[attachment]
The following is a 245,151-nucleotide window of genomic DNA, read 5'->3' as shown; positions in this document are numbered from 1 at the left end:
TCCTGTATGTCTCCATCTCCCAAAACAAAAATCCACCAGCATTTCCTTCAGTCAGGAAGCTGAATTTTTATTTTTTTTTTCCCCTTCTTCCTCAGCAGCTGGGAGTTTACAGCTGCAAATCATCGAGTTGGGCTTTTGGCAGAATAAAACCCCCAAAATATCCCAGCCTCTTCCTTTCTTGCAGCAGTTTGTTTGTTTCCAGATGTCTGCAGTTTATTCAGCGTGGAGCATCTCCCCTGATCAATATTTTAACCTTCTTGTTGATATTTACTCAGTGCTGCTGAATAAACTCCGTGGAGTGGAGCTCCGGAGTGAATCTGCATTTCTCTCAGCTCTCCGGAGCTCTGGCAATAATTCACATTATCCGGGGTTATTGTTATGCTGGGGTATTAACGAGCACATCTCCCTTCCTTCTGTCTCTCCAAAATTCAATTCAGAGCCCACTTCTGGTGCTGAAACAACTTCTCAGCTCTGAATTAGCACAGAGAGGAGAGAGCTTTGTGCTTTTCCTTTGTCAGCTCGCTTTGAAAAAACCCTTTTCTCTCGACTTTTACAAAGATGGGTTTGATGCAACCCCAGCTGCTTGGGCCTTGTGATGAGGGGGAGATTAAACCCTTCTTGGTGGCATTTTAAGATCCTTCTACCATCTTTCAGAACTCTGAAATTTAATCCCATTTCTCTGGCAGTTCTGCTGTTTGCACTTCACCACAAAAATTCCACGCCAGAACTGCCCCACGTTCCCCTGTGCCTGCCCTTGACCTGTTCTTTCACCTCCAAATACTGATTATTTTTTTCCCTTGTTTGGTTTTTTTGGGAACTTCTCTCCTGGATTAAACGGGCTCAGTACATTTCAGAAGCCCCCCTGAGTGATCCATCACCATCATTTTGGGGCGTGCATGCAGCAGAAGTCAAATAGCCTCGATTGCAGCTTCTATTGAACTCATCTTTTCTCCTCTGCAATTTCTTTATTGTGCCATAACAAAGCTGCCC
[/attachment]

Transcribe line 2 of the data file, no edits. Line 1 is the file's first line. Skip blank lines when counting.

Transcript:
TCCTGTATGTCTCCATCTCCCAAAACAAAAATCCACCAGCATTTCCTTCAGTCAGGAAGCTGAATTTTTATTTTTTTTTTCCCCTTCTTCCTCAGCAGCTGGGAGTTTACAGCTGCAAATCATCGAGTTGGGCTTTTGGCAGAATAAAACCCCCAAAATATCCCAGCCTCTTCCTTTCTTGCAGCAGTTTGTTTGTTTCCAGATGTCTGCAGTTTATTCAGCGTGGAGCATCTCCCCTGATCAATATTTTAACCTTCTTGTTGATATTTACTCAGTGCTGCTGAATAAACTCCGTGGAGTGGAGCTCCGGAGTGAATCTGCATTTCTCTCAGCTCTCCGGAGCTCTGGCAATAATTCACATTATCCGGGGTTATTGTTATGCTGGGGTATTAACGAGCACATCTCCCTTCCTTCTGTCTCTCCAAAATTCAATTCAGAGCCCACTTCTGGTGCTGAAACAACTTCTCAGCTCTGAATTAGCACAGAGAGGAGAGAGCTTTGTGCTTTTCCTTTGTCAGCTCGCTTTGAAAAAACCCTTTTCTCTCGACTTTTACAAAGATGGGTTTGATGCAACCCCAGCTGCTTGGGCCTTGTGATGAGGGGGAGATTAAACCCTTCTTGGTGGCATTTTAAGATCCTTCTACCATCTTTCAGAACTCTGAAATTTAATCCCATTTCTCTGGCAGTTCTGCTGTTTGCACTTCACCACAAAAATTCCACGCCAGAACTGCCCCACGTTCCCCTGTGCCTGCCCTTGACCTGTTCTTTCACCTCCAAATACTGATTATTTTTTTCCCTTGTTTGGTTTTTTTGGGAACTTCTCTCCTGGATTAAACGGGCTCAGTACATTTCAGAAGCCCCCCTGAGTGATCCATCACCATCATTTTGGGGCGTGCATGCAGCAGAAGTCAAATAGCCTCGATTGCAGCTTCTATTGAACTCATCTTTTCTCCTCTGCAATTTCTTTATTGTGCCATAACAAAGCTGCCC